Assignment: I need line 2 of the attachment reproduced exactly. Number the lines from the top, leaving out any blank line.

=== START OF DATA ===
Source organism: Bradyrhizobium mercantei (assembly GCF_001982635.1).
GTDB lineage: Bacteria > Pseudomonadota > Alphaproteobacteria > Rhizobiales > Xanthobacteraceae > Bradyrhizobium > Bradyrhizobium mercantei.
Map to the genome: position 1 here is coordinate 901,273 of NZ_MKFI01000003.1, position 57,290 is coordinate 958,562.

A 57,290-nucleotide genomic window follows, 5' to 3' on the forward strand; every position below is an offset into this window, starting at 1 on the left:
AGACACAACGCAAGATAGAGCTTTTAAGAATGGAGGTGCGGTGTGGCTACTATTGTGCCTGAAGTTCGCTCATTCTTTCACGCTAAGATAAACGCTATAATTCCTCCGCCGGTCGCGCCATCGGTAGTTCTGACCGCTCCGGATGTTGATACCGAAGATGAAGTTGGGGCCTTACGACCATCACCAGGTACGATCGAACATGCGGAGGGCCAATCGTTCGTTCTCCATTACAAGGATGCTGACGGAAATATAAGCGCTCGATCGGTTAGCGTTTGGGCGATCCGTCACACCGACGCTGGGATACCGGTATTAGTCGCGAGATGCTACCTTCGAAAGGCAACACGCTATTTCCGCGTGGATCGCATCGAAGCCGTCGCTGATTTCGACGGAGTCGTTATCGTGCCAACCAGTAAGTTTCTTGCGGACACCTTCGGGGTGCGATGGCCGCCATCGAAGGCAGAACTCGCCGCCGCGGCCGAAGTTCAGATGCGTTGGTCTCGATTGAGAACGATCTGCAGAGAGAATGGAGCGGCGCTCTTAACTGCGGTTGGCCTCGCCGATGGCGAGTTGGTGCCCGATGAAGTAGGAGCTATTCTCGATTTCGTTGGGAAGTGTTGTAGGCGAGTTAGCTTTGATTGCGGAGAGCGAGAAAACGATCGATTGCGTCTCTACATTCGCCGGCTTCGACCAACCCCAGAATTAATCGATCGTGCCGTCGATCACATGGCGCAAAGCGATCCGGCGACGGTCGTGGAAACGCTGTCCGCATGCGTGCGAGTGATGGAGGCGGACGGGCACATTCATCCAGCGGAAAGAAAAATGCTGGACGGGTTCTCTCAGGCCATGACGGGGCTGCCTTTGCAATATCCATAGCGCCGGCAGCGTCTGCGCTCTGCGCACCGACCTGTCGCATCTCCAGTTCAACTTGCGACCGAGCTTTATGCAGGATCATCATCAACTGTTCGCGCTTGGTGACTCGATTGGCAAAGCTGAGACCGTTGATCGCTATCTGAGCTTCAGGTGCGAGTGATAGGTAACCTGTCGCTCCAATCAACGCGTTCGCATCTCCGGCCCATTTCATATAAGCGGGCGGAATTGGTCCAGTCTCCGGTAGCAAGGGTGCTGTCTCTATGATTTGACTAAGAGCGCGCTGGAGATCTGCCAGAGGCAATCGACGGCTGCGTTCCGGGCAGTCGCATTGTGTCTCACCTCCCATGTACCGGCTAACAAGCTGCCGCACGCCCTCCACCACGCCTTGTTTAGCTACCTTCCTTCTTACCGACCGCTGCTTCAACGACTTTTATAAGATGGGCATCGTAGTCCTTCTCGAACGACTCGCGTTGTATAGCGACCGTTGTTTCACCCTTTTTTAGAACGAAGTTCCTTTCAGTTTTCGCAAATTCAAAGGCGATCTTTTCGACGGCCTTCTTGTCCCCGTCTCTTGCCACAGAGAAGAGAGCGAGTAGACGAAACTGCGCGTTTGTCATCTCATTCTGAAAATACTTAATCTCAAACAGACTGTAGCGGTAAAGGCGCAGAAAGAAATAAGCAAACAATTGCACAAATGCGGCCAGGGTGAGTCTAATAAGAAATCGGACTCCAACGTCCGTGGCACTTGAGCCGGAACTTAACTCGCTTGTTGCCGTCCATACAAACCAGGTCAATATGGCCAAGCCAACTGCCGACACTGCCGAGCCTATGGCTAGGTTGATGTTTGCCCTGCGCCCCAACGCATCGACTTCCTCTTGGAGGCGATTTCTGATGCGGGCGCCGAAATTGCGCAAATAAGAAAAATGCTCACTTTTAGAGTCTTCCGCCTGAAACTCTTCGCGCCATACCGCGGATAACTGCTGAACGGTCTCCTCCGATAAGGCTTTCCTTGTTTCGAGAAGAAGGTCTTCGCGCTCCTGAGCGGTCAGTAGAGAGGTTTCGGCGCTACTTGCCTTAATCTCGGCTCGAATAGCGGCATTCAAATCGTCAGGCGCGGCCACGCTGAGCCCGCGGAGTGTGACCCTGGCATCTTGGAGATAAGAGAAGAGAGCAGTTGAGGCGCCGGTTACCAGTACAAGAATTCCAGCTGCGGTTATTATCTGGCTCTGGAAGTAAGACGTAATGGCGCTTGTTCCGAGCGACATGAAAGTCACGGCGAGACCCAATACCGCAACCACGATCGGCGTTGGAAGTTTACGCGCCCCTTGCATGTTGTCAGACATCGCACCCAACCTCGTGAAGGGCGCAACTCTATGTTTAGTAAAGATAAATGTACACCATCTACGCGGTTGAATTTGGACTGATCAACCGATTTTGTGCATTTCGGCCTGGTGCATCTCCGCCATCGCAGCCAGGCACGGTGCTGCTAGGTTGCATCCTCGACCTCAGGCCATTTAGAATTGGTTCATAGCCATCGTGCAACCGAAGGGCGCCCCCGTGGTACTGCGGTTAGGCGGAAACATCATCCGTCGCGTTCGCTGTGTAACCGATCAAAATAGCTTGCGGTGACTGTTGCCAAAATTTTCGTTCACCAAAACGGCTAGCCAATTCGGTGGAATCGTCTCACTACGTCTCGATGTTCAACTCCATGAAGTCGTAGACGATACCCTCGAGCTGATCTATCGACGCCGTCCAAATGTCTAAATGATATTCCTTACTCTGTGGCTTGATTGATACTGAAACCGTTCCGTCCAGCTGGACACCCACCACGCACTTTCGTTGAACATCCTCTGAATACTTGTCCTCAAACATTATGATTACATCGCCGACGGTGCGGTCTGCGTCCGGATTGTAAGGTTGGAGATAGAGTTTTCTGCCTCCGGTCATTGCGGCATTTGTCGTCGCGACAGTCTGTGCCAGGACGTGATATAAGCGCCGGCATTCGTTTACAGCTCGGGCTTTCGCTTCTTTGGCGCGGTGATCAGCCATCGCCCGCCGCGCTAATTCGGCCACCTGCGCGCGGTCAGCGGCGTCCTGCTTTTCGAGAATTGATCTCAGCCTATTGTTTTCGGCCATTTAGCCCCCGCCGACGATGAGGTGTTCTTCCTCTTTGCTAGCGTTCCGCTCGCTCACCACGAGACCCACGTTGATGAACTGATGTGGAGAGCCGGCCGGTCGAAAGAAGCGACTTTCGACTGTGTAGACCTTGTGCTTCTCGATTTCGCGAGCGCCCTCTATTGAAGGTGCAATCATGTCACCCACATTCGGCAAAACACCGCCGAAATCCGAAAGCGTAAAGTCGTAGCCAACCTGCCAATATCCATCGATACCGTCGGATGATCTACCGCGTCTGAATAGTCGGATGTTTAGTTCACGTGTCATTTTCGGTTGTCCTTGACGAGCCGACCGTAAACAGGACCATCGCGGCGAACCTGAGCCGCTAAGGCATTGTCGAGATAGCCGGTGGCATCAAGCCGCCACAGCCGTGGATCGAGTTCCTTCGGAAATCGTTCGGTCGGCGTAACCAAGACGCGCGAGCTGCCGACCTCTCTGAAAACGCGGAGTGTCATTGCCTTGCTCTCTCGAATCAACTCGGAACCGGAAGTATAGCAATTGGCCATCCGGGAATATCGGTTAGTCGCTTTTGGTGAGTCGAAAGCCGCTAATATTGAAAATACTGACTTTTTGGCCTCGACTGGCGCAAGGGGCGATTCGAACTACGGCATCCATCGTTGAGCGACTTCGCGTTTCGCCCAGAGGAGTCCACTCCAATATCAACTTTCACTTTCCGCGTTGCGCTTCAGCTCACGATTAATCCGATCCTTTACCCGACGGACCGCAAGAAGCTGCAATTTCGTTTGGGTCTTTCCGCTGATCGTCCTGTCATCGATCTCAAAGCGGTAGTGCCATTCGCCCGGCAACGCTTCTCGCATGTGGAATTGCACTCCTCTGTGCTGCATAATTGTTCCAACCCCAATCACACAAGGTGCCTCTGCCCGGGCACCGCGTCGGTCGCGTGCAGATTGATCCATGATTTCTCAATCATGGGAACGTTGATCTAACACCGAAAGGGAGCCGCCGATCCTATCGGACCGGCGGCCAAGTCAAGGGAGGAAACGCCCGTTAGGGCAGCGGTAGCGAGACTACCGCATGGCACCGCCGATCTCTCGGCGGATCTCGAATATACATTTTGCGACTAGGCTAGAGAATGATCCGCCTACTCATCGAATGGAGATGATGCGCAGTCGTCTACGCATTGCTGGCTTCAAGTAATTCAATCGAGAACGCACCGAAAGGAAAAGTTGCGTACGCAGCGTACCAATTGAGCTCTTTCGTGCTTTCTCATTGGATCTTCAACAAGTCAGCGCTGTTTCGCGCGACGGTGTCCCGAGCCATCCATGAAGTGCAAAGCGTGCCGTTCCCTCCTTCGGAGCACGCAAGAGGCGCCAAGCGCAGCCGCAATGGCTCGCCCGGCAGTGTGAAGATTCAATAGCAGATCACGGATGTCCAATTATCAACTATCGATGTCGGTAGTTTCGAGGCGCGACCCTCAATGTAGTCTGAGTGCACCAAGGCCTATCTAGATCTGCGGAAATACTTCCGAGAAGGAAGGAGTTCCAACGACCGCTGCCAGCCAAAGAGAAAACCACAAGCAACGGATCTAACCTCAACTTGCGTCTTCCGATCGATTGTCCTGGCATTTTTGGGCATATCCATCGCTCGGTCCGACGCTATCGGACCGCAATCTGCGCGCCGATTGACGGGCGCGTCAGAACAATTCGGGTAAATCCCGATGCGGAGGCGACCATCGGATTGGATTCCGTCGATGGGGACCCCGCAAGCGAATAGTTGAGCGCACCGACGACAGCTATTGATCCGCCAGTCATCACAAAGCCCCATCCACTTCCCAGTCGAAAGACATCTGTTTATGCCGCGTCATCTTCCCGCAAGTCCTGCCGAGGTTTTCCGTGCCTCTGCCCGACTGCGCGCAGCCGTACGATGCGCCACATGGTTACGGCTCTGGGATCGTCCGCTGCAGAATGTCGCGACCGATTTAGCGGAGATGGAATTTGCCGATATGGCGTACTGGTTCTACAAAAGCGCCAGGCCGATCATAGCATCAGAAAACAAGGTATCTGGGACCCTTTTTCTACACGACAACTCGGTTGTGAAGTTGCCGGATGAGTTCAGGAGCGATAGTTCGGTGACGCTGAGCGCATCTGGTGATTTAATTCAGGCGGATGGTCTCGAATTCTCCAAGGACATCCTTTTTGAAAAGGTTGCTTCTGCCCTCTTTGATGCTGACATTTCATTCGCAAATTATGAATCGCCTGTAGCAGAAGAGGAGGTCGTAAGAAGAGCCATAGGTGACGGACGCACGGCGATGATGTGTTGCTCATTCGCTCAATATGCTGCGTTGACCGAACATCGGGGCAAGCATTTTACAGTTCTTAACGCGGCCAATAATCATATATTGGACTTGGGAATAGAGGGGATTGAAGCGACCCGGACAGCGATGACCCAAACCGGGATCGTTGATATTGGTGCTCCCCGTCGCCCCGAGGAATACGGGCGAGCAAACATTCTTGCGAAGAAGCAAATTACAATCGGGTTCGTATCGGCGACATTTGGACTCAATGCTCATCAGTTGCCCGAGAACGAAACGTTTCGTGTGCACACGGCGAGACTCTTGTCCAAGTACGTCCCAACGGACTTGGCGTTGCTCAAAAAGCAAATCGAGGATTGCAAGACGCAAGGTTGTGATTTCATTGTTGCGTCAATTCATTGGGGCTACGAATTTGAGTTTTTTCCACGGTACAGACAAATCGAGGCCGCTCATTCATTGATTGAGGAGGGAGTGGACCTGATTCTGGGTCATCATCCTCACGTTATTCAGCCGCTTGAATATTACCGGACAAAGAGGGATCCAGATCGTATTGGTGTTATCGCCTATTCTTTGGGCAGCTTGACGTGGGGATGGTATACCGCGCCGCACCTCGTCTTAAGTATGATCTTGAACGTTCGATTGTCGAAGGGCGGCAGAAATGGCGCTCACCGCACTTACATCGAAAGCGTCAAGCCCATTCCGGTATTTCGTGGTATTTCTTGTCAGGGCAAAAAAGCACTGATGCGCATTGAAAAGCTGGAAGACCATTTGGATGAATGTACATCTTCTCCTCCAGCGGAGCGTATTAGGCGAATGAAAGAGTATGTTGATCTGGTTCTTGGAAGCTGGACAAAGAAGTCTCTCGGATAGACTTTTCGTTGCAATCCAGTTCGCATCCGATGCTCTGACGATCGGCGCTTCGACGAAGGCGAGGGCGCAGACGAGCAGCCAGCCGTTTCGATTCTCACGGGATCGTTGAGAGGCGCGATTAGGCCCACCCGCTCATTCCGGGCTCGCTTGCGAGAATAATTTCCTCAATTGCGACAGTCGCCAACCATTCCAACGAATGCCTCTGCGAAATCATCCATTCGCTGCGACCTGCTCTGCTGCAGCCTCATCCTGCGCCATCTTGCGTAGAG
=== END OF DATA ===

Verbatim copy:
GTDB lineage: Bacteria > Pseudomonadota > Alphaproteobacteria > Rhizobiales > Xanthobacteraceae > Bradyrhizobium > Bradyrhizobium mercantei.